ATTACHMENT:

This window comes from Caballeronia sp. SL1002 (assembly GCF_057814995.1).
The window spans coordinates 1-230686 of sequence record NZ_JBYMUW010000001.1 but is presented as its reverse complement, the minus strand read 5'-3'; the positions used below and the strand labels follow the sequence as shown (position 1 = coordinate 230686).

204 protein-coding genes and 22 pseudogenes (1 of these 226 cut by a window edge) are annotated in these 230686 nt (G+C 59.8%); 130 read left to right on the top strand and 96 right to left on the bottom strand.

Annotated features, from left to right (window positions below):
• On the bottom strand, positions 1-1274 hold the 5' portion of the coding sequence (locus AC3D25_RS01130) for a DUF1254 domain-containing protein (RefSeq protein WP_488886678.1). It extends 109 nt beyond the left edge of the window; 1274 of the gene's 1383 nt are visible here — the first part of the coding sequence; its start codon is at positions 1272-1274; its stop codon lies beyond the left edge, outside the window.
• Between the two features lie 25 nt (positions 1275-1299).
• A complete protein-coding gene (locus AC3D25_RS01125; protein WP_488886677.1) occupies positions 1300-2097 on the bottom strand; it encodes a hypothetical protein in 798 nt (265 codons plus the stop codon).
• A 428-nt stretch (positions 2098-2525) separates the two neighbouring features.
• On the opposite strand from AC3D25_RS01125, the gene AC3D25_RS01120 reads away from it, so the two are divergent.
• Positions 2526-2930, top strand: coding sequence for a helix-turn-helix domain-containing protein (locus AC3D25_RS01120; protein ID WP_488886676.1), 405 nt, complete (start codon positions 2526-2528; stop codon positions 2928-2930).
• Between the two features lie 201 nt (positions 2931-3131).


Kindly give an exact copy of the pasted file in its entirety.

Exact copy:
This window comes from Caballeronia sp. SL1002 (assembly GCF_057814995.1).
The window spans coordinates 1-230686 of sequence record NZ_JBYMUW010000001.1 but is presented as its reverse complement, the minus strand read 5'-3'; the positions used below and the strand labels follow the sequence as shown (position 1 = coordinate 230686).

204 protein-coding genes and 22 pseudogenes (1 of these 226 cut by a window edge) are annotated in these 230686 nt (G+C 59.8%); 130 read left to right on the top strand and 96 right to left on the bottom strand.

Annotated features, from left to right (window positions below):
• On the bottom strand, positions 1-1274 hold the 5' portion of the coding sequence (locus AC3D25_RS01130) for a DUF1254 domain-containing protein (RefSeq protein WP_488886678.1). It extends 109 nt beyond the left edge of the window; 1274 of the gene's 1383 nt are visible here — the first part of the coding sequence; its start codon is at positions 1272-1274; its stop codon lies beyond the left edge, outside the window.
• Between the two features lie 25 nt (positions 1275-1299).
• A complete protein-coding gene (locus AC3D25_RS01125; protein WP_488886677.1) occupies positions 1300-2097 on the bottom strand; it encodes a hypothetical protein in 798 nt (265 codons plus the stop codon).
• A 428-nt stretch (positions 2098-2525) separates the two neighbouring features.
• On the opposite strand from AC3D25_RS01125, the gene AC3D25_RS01120 reads away from it, so the two are divergent.
• Positions 2526-2930, top strand: coding sequence for a helix-turn-helix domain-containing protein (locus AC3D25_RS01120; protein ID WP_488886676.1), 405 nt, complete (start codon positions 2526-2528; stop codon positions 2928-2930).
• Between the two features lie 201 nt (positions 2931-3131).